(Tepper, 2000) because of their hostile treatment of employees. Abusive supervisors are said to
be “engaged in the sustained display of hostile verbal and nonverbal behaviours, excluding
physical contact” (Tepper, 2000) towards subordinates.
Abusive supervision as defined by Tepper (2000) is a type of destructive leadership style
which manifest in subordinates’ perceptions of the extent to which supervisors engage in
sustained display of hostile verbal and non-verbal behaviours, excluding physical contact. It
connotes an unfriendly relationship between management and employees resulting in lack of
adequate communication and rapport, lack of initiative on the side of the employees, and
triggering mixed feelings between supervisors and employees. Abusive supervision as described
is a key aspect of interpersonal mistreatment in the workplace that employees receive at the
hands of their supervisor.
Tepper (2000) pointed out several important features for his conceptualization of abusive
supervision. First, similar to emotional abuse, abusive supervision is a subjective perception of
employees. As a result, different employees may have different perceptions the same behaviours
from the same manager, and what one employee considers hostile behaviour from a supervisor
may be acceptable behaviour to another employee. In this view, it is the meaning that an
individual employee makes out of supervisors behaviour towards him or her that actually
determines if the employees is abused or not. A second feature of abusive supervision as
crystallized by Tepper is that, consistent with the long-term nature of emotional use, the
demonstration of abusive supervision is also ongoing, not just occasional. In other words, the
hostile behaviours that characterize abusive supervision are common elements in the daily
interactions between the supervisor and the subordinate. Finally, the hosti1e behaviours can be
verbal or nonverbal; however, these behaviours do not include physical contact. In Tepper’s
framework, only the supervisor’s taunts and mocking (verbal) or rude gestures (nonverbal) are
categorized as abusive supervision. Abusive supervision has been demonstrated to reduce
employees’ job and life satisfaction, organizational commitment, and organizational citizenship
behaviours (Terper, 2007).In this study, it the interest of the researcher to test if abusive
supervision actually predict work engagement.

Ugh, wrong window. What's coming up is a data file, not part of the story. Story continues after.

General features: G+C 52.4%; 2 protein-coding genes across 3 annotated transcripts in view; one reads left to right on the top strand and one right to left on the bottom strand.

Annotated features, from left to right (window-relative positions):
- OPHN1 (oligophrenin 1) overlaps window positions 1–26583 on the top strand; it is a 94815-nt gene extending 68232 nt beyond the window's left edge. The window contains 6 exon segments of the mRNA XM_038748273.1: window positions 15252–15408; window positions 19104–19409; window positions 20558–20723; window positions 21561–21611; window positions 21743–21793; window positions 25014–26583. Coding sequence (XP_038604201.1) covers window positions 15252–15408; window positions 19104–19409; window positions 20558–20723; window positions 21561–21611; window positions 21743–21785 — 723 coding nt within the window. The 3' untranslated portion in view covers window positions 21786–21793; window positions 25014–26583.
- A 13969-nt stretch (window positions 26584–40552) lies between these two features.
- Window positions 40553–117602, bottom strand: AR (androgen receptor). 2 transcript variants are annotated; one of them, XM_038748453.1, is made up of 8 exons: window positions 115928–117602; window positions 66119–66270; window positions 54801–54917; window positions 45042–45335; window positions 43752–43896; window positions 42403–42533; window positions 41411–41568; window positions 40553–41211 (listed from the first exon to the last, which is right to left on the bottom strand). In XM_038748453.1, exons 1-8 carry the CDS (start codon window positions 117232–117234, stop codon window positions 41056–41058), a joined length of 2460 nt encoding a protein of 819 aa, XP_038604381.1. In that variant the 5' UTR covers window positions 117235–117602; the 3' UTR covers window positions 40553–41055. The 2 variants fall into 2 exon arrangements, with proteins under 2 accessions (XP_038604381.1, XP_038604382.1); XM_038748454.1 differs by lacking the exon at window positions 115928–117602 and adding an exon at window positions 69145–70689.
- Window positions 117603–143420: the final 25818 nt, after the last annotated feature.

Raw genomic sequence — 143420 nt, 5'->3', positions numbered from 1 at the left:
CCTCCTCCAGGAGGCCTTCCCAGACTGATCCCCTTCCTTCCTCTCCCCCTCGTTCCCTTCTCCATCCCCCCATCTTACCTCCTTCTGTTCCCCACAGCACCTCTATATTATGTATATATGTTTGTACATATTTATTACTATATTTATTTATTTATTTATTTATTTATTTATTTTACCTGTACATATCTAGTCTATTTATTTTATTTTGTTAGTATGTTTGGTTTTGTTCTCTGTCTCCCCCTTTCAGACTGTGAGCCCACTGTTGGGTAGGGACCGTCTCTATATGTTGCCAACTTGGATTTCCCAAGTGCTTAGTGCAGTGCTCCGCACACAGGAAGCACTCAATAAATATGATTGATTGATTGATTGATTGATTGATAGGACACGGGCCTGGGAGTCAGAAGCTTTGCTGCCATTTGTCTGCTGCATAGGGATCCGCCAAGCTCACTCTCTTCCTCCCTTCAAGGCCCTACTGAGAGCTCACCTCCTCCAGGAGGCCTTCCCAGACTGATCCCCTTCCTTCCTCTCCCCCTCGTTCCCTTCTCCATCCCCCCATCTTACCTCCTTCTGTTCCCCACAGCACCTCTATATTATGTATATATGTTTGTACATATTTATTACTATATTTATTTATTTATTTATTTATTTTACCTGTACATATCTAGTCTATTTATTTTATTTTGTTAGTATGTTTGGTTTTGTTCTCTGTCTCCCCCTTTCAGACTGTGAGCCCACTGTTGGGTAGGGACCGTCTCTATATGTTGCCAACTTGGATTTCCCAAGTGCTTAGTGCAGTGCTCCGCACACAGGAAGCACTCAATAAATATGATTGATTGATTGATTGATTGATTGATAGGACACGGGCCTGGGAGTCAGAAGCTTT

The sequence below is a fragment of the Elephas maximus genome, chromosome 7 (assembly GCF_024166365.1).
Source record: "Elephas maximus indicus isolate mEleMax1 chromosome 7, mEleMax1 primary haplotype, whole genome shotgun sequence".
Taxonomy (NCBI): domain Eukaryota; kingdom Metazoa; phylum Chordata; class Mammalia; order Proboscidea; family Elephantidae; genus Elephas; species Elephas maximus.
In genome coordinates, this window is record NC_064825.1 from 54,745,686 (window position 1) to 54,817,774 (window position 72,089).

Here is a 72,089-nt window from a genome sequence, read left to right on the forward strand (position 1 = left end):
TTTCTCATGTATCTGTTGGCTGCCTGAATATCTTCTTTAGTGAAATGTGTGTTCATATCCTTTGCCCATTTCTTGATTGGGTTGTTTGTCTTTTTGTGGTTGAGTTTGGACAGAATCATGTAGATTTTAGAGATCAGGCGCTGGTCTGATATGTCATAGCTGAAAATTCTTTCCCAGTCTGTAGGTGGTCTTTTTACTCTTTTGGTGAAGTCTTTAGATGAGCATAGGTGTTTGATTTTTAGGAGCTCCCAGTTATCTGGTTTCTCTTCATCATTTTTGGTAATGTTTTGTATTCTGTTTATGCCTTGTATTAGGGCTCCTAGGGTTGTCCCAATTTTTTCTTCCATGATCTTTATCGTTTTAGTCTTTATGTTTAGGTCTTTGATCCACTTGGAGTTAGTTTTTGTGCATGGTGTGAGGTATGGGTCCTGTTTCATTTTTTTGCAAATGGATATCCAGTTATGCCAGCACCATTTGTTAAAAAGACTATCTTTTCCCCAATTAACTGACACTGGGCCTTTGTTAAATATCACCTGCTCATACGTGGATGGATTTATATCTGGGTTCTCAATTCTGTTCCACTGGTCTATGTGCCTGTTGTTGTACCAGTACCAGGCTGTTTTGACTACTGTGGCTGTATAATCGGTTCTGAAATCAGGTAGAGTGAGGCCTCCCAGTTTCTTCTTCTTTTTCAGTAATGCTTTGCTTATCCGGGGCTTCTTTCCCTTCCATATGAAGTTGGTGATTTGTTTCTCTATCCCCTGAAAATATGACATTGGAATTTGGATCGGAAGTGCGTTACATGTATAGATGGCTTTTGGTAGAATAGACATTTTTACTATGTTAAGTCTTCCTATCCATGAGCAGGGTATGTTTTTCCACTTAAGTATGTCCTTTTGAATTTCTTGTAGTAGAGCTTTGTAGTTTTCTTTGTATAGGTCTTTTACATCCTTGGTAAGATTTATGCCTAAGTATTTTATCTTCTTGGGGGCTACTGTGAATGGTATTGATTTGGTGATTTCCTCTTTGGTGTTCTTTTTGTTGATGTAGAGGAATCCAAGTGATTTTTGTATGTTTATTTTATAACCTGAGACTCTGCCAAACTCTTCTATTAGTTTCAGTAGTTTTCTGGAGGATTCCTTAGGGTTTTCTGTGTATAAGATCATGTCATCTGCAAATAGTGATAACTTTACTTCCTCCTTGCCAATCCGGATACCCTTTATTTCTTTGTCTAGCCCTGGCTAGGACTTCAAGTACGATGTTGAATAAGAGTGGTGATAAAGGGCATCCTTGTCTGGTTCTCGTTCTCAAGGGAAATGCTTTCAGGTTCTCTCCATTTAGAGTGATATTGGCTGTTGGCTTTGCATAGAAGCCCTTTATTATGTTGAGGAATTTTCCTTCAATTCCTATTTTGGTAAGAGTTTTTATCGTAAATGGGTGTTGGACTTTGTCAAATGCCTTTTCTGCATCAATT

Several researchers have explored mechanisms and processes through which justice
perceptions influence workers attitudes and behaviour (e.g., Colquoitt, 2001; Colquitt, Scott,
Judge & Shaw, 2006). Generally, justice is known as entailing “just” behaviours or treatment or
the administration of the law in maintaining and rendering justice. In an organizational setting,
there are established moral and ethical standards, a level of fairness that management is expected
to show as they interact with employees. When this standard is violated, it is injustice. However,
level of perception of injustice may be influenced by individual differences.
Cropanzano and Folger ( 2007) defined perceptions of organizational justice as “the
degree to which individuals believe the outcomes they receive and the ways they are being
treated within organizations are fair, equitable, and in line with expected moral and ethical
standards. Perception of organizational justice has been applied to investigate a variety of
organizationally relevant attitudes and behaviours (Colquitt et al., 2001; Latham & Pinder,
2005). In comparison to those who are justly treated, for example, unjustly treated individuals
tend to experience more psychological distress and are less satisfied with their jobs (Colquitt,
2004; Tepper, 2001).These perceptions influence psychological empowerment and thus work
Evidences from organizational justice researches has indicated that employee’s who
believe they are being treated fairly and equitably within an organization will tend to engage in
acts which are pro-social and entirely beneficial to the organization (actively engaged); on the
contrary, employees who feel the other way round are most likely to engage in acts that are
entirely detrimental to the welfare of the organization (that is, actively disengaged). In order
words, a work environment perceived by the work group as fair will have a greater chance to
satisfy workers, raise morale and engagement than a climate perceived as unjust. Therefore, we
can expect that in high justice climate conditions employees will tend to experience higher levels
of psychological empowerment and therefore engagement would be at its optimum. Individuals